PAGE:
There are a handful of special places in this city that make you stop and ask yourself: "Am I still in Texas?" Dun Huang Plaza is one of those places.
The booming shopping center at the intersection of Sam Houston Tollway and Bellaire has become the hottest place in town for Asian dining, shopping, and self-care. With what seems like 100 businesses, nearly all of them immigrant-owned, Dun Huang is the new cultural and culinary heartbeat of Houston's Chinatown.
Suffice if to say, a single day is not enough time to properly explore every worthwhile locale in this endless double-decker strip mall. The long rows of storefronts and hectic weekend foot traffic can be a intimidating to the uninitiated, particularly those of us who can't read Mandarin, Korean, or Vietnamese. With a little help from Yelp and Instagram, you can do some quick recon on the musts and the busts, but a little blind exploring never hurt anyone.
The following is a tour of some of Dun Huang Plaza's most raved about, underrated, and interesting businesses, in the humble opinion of this author. Consider this a good starting point to your future love affair with this sprawling bazaar of Asian delights, but by no means a comprehensive report.
Start your journey by heading to the far end of Dun Huang, to a small brightly lit storefront called Six Ping Bakery. The Six Ping brand is a Houston institution. The popular Chinese bakery chain has four other locations spread throughout the greater Chinatown area.
If Chinese bakeries are something you're unfamiliar with, this is definitely the place to get familiar. Despite the small storefront, the shop is lined with shelves displaying every imaginable variety of Asian baked good, from savory to sweet. A good place to start is with the shop’s famous buns. Individually wrapped and impossibly soft, a fan favorite is the traditional sweet red bean. A common snack for breakfast or dessert, the round golden bun is filled with a delicious red bean paste.
Craving something sweeter? Try the popular pandan sponge cake or one of the traditional Chinese roll cakes. Or just grab anything off the shelf, you really can’t go wrong. Make sure to bring cash unless traveling with friends, there is a $10 credit card minimum (which buys more buns than you should eat in one sitting).
Staying in the back corner of the plaza, we shift focus to a more low key establishment. Just four shops away from Six Ping sits a small noodle house called Strings Noodle. Strings is one of a rising number of hand pulled noodle shops around Houston, specifically around Chinatown.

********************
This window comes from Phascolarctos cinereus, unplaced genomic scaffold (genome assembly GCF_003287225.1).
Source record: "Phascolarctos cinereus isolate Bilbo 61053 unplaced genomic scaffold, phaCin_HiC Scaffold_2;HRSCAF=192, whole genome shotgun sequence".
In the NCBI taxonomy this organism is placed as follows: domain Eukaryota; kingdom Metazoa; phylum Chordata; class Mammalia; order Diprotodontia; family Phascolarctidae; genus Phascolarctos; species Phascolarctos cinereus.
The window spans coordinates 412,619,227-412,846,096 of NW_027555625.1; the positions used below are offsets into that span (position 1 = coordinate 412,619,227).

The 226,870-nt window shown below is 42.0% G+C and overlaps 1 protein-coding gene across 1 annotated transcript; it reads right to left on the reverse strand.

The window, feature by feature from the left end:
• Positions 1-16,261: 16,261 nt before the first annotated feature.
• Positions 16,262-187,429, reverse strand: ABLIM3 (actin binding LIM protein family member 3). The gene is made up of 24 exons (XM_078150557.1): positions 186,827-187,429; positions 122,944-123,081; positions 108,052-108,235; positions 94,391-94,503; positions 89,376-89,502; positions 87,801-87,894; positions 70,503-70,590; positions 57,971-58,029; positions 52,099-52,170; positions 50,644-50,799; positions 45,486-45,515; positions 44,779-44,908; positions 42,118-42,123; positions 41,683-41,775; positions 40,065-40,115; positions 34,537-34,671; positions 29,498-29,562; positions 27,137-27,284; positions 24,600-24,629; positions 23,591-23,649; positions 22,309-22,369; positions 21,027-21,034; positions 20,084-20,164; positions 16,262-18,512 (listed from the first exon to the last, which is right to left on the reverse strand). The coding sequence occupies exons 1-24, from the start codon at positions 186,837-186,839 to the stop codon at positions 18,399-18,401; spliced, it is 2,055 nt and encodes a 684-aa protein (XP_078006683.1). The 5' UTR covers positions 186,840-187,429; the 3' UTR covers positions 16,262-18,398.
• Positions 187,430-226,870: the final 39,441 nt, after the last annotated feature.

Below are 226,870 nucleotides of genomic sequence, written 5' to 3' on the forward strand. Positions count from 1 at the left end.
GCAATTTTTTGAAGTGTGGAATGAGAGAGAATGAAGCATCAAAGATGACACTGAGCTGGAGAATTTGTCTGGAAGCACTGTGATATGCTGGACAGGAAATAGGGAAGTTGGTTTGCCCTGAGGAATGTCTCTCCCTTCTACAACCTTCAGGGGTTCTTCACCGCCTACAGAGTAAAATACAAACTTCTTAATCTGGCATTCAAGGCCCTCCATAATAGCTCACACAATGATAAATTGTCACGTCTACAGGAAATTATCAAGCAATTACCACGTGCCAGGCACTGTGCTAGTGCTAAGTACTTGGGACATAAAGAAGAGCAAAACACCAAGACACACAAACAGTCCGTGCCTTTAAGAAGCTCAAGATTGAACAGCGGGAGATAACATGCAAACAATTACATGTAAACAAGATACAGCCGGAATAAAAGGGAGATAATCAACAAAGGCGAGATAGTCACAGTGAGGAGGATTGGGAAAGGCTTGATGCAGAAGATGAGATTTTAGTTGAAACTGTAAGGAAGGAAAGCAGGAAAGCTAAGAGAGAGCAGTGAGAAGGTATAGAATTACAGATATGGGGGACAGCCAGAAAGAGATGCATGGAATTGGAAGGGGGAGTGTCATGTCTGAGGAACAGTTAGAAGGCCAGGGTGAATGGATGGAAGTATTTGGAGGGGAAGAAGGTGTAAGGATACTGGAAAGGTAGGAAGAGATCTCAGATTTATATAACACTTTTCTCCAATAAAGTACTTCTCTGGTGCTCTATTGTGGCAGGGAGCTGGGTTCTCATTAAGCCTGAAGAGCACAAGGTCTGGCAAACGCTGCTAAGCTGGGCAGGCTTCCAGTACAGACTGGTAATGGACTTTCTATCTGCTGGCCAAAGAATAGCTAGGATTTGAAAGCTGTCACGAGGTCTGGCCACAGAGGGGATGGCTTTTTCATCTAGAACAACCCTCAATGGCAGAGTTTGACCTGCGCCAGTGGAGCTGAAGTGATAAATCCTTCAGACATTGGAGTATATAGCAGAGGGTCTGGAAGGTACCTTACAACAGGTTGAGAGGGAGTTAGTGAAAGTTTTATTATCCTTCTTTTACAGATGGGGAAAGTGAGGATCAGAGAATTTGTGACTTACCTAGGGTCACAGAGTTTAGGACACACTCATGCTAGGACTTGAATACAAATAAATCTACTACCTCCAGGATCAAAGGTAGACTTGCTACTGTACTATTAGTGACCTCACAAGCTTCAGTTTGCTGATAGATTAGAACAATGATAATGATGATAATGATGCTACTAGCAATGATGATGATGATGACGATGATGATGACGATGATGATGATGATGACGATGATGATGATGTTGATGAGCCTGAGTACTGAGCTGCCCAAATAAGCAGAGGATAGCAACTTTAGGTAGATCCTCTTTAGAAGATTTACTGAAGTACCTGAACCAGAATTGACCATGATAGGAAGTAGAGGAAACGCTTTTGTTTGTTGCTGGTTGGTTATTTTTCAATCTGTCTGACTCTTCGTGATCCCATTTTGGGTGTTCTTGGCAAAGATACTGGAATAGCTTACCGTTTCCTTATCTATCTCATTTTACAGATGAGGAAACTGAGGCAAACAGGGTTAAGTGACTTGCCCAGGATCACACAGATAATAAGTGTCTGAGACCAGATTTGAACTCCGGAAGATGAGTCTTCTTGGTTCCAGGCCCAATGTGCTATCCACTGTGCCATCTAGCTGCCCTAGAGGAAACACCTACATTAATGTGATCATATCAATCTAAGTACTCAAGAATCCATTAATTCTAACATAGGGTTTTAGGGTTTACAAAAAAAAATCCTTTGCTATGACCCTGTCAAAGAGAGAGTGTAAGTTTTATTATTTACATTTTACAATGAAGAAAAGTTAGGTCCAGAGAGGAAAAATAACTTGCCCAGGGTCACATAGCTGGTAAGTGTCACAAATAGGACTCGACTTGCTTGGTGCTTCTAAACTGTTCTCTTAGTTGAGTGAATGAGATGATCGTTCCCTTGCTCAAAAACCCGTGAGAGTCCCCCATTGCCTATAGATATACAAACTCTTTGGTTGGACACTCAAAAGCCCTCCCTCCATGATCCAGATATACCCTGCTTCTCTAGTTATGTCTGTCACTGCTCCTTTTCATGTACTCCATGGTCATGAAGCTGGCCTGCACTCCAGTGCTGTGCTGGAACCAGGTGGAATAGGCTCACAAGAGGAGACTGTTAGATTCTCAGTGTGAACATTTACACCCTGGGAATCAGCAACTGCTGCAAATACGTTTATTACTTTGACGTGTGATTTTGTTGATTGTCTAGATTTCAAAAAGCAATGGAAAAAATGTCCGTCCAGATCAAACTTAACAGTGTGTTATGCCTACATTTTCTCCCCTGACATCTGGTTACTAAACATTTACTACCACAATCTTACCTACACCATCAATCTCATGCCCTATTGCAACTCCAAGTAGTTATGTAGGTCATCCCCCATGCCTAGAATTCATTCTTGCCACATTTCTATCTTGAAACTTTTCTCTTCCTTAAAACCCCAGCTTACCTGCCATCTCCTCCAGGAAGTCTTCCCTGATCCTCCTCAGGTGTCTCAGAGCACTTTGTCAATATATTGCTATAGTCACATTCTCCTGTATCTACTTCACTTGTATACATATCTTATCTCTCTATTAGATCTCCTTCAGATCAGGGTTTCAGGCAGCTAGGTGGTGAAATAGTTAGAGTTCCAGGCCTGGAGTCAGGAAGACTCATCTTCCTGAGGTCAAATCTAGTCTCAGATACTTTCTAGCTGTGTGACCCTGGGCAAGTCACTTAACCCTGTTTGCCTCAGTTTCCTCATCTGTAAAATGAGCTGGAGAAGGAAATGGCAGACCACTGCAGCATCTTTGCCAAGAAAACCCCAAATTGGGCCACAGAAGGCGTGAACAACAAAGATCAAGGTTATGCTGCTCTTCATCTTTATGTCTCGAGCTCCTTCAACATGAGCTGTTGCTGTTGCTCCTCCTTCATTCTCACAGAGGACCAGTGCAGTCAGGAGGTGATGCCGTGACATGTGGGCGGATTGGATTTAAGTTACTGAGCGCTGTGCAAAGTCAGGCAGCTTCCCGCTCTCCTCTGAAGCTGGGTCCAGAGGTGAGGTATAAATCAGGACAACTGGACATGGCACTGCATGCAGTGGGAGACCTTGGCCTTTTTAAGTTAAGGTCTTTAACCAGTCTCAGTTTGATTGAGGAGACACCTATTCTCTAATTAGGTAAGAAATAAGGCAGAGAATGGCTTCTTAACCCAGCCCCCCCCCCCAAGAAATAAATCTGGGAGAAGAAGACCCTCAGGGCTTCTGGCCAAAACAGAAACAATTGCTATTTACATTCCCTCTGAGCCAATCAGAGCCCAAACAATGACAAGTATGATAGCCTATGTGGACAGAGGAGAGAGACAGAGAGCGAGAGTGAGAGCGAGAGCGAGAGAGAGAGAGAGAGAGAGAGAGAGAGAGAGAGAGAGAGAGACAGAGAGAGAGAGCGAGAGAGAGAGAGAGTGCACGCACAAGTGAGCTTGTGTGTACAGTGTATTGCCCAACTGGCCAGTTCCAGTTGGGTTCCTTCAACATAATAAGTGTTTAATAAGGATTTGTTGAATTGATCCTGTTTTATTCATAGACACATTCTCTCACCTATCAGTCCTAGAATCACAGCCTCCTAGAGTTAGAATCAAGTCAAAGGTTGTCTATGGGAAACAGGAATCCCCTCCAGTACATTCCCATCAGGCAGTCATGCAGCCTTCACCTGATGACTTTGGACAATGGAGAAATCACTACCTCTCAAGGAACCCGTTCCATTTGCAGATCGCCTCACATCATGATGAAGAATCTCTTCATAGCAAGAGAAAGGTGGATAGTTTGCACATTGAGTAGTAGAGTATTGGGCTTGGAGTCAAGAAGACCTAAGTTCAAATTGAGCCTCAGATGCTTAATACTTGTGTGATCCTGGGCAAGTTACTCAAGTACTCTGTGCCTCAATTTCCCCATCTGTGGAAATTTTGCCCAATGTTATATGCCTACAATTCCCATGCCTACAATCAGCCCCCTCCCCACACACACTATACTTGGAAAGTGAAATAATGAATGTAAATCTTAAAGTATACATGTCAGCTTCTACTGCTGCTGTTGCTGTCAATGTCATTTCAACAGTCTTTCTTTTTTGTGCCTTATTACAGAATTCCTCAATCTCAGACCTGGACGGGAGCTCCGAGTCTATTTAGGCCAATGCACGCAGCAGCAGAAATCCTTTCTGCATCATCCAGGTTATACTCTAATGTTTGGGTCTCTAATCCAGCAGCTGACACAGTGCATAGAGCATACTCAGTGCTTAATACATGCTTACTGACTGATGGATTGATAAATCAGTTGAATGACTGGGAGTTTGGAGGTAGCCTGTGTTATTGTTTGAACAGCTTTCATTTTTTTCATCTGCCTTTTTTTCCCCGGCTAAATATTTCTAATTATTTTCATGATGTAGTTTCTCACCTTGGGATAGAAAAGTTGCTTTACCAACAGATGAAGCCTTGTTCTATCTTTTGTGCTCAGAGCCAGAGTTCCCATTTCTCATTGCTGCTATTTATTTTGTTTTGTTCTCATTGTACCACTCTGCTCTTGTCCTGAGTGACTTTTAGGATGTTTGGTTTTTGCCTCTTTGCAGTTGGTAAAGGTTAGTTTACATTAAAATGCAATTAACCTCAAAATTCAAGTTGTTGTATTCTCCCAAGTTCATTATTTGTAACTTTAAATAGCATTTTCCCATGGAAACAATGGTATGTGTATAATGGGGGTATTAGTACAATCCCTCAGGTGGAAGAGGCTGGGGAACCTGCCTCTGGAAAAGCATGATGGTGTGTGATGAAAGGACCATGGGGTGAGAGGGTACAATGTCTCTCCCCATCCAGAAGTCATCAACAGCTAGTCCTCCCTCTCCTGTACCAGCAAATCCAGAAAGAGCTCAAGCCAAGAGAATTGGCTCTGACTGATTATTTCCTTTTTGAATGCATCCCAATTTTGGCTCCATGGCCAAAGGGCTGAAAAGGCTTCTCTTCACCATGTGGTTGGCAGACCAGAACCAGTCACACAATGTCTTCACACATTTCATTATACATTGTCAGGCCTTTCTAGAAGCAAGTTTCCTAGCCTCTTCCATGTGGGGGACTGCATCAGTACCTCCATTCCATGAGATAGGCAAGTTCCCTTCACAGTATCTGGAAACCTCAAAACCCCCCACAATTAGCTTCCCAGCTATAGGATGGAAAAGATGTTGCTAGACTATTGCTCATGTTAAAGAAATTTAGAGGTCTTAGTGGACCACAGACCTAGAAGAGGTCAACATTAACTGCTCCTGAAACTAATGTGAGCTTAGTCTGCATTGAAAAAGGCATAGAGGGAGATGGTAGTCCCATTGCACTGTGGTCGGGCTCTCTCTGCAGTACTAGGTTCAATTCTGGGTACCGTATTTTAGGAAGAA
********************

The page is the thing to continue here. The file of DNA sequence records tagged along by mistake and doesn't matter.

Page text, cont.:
A window into the kitchen allows a clear view of cooks pulling and slamming noodles onto a counter all day. The noodles they pull make their way into rich broths to be served to hungry customers day in and day out. A small shop with an even smaller menu, there are only a handful of noodle dishes on a menu with less than a dozen total items.
The house special is the beef noodle combo. A Lanzhou beef noodle soup made with (obviously) hand pulled noodles in a rich and hearty beef broth that can be ordered “spicy” or “not spicy”, a designation relating to the amount of chili oil they add to your broth — the choices being a lot or none at all. We recommend opting for not spicy and adding chili oil at your own discretion.
A quick walk around the corner to the more prominent center of the plaza and you will find a contemporary little ice cream shop called Aqua S. Perhaps the most photogenic ice cream in America, this Australian import came to Houston in 2016 and has been the dessert darling of Chinatown ever since.
Known for their house specialty, a sea salt flavored blue soft serve that is as addicting as it is eye-catching, the real beauty of Aqua S lies in their rotating flavor model. While sea-salt is always on the menu, a second flavor is rotated through the soft serve machines every few days, allowing customers to try twisted variations of sea salt with new flavors.
Toppings like toasted marshmallows on poki sticks and cotton candy halos make the experience all the more whimsical and gram-worthy.
Our final stop on this shotgun tour takes us to the Bellaire-facing front of Dun Huang Plaza. Sharetea is no local mom and pop. This international chain is probably the most recognized house-hold name in the world of bubble tea. While their Chinatown location isn't even the only one in Houston (the other is in Sugar Land), the Sharetea brand is like the Starbucks of Taiwan tea shops, so their presence in Dun Huang adds some level of legitimacy to the popularity of the place.
The most common bubble teas are typically the milk varieties with extremely sweet teas with milk and some kind of tapioca or fruit flavored gummies floating near the bottom. To an American palate, the milk tea flavor may be a little too foreign; or maybe dairy just isn't your jam. In any case, we recommend the kiwi fruit tea with aiyu jelly. A tangy fruit tea with kiwi seeds and a sweet Taiwanese fig jelly.
Whether you split these suggestions up into multiple trips or knock them out in one day, Dun Huang is a massive shopping complex with dozens of well reviewed and interesting businesses. From groceries to steamed dumplings, foot massages and sushi, this is a corner of our city worth getting to know.
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